A New Type Of Superconductivity

Superconductivity is a phenomenon where certain materials show no electrical resistance. Heike Kamerlingh Onnes (1853-1926) was a Dutch physicist, he produced extreme cryogenic temperatures and that led to the discovery of superconductivity in 1911. He found that some materials loses its electrical resistance at very low temperatures. Kamerlingh Onnes put the theory of superconductivity.

Since that date several theories of superconductivity has shown. In the year1933, Meissner and Ochsenfeld came up with the Meissner effect , when they discovered that superconductors expelled applied magnetic fields. London theory, brothers Fritz and Heinz put that theory in the year1935. Then in the year 1950 came Ginzburg-Landau with phenomenological theory. That was followed by the microscopic BCS theory in the year 1957 by Maxwell and Reynolds.

The final theory of superconductors was put by Bardeen, Cooper and Schrieffer in the year 1957. While the credit of revealing the phenomenon of superconductivity goes to Nikolay Bogolyubov in the year 1958.

After exactly 100 years from that theory, came a theory of a new kind of superconductivity. The University of Massachusetts Amherst associated with Sweden’s Royal Institute of Technology have announced that their physicists have a new theory of superconductivity.

They found a new type of superconductors beside type 1 and type 2, they called type 1.5 superconductivity.

Superconductivity is a state where electric charge flows without resistance. In Type I and Type II, charge flow patterns are dramatically different. Type I, discovered in 1911, has two state-defining properties: Lack of electric resistance and the fact that it does not allow an external magnetic field to pass through it. When a magnetic field is applied to these materials, superconducting electrons produce a strong current on the surface which in turn produces a magnetic field in the opposite direction. Inside this type of superconductor, the external magnetic field and the field created by the surface flow of electrons add up to zero. That is, they cancel each other out.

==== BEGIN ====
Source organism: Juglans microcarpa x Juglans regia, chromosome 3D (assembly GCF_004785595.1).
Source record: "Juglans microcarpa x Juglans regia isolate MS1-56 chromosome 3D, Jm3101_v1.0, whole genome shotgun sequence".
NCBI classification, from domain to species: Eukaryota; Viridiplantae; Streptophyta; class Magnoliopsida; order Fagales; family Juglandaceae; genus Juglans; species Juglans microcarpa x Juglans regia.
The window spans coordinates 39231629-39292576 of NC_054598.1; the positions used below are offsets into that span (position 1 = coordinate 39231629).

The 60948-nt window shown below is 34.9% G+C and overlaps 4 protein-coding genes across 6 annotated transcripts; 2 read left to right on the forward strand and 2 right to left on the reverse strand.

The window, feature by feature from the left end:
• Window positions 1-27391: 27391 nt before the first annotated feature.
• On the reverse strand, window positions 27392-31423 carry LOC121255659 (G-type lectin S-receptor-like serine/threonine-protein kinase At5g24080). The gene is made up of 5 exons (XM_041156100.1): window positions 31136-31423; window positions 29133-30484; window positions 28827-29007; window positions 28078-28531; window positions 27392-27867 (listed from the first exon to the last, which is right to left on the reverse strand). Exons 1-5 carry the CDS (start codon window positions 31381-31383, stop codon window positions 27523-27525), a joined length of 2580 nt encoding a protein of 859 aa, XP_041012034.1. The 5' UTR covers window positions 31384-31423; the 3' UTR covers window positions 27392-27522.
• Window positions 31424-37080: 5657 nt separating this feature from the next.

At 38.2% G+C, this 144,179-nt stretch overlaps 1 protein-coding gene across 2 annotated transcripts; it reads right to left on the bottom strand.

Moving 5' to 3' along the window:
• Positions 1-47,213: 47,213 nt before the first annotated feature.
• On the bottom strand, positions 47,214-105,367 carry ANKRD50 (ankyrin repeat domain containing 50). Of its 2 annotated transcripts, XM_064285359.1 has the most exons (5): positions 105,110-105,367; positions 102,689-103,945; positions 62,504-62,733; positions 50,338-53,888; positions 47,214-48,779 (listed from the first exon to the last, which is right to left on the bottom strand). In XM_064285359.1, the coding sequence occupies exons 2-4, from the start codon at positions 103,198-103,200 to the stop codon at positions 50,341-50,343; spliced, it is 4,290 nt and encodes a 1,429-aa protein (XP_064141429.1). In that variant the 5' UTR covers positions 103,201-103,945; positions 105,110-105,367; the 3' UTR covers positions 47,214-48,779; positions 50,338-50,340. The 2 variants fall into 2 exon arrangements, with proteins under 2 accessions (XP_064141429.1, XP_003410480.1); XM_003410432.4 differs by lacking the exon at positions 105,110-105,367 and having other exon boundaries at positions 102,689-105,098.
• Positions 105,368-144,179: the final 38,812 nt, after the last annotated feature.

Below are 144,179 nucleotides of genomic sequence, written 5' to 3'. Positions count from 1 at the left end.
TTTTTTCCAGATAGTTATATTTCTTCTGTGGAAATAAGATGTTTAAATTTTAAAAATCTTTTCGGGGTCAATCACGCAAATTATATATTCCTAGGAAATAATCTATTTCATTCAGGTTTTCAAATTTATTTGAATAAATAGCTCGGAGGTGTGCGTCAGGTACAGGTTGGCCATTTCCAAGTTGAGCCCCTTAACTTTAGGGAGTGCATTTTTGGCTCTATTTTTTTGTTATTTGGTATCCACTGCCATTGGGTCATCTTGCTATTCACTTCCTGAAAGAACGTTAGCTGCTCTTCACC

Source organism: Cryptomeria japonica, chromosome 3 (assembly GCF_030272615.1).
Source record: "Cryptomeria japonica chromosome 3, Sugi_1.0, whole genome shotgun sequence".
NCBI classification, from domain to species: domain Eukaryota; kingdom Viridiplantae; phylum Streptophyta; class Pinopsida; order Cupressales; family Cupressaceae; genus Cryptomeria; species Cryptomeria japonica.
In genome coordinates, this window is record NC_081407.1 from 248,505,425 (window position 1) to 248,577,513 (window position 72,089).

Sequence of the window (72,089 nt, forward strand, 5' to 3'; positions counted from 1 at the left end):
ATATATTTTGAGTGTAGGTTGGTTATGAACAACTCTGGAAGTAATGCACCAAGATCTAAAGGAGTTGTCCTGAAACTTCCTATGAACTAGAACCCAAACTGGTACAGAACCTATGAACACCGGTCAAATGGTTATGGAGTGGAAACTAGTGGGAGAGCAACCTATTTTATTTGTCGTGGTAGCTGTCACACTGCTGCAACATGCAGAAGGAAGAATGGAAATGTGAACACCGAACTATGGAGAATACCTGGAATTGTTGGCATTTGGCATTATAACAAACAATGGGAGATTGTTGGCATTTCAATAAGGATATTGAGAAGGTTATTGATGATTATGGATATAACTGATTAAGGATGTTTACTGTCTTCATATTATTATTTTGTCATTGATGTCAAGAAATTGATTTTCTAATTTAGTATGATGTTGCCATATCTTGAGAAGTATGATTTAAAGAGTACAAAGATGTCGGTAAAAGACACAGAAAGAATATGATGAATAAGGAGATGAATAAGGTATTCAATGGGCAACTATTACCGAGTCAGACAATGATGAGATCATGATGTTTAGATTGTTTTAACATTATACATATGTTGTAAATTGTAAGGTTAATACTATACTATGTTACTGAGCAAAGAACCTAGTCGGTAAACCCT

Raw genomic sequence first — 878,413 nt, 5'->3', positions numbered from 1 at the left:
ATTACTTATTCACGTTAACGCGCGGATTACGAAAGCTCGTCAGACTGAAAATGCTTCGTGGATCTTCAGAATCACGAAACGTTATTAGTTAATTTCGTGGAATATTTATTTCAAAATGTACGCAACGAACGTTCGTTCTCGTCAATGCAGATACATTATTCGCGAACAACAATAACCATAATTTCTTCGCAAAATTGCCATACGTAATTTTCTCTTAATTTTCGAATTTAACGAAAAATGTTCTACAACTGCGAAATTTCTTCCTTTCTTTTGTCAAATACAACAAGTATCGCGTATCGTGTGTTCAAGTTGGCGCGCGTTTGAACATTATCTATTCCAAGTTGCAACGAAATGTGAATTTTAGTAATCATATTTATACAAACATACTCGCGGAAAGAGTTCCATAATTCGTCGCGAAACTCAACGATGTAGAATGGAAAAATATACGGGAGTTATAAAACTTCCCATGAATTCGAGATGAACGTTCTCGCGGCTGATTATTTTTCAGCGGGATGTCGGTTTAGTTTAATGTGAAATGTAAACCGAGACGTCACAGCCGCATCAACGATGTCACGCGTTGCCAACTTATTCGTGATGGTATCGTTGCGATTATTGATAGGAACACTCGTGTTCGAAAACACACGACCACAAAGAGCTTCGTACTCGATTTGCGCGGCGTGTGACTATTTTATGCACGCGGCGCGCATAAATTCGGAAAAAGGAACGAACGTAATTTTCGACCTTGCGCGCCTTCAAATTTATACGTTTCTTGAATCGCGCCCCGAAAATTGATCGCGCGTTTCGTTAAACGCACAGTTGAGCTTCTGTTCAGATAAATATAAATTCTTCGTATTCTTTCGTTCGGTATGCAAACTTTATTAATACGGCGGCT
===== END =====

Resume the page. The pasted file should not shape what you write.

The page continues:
Type II superconductivity was predicted to exist by a Russian theoretical physicist who said there should be superconducting materials where a complicated flow of superconducting electrons can happen deep in the interior. In Type II material, a magnetic field can gradually penetrate, carried by vortices like tiny electronic tornadoes, Babaev explains. The combined works that theoretically described Type I and II superconductivity won the Nobel Prize in 2003.
Classifying superconductors in this way turned out to be very robust: All superconducting materials discovered in the last half-century can be classified as either, Babaev says. But he believed a state must exist that does not fall into either camp: Type 1.5. By working out the theoretical bases for superconducting materials, he had predicted that in some materials, superconducting electrons could be classed as two competing types or subpopulations, one behaving like electrons in Type I material, the other behaving like electrons in a Type II material.
Babaev also said that Type 1.5 superconductors should form something like a super-regular Swiss cheese, with clusters of tightly packed vortex droplets of two kinds of electron: one type bunched together and a second type flowing on the surface of vortex clusters in a way similar to how electrons flow on the exterior of Type I superconductors. These vortex clusters are separated by “voids,” with no vortices, no currents and no magnetic field.

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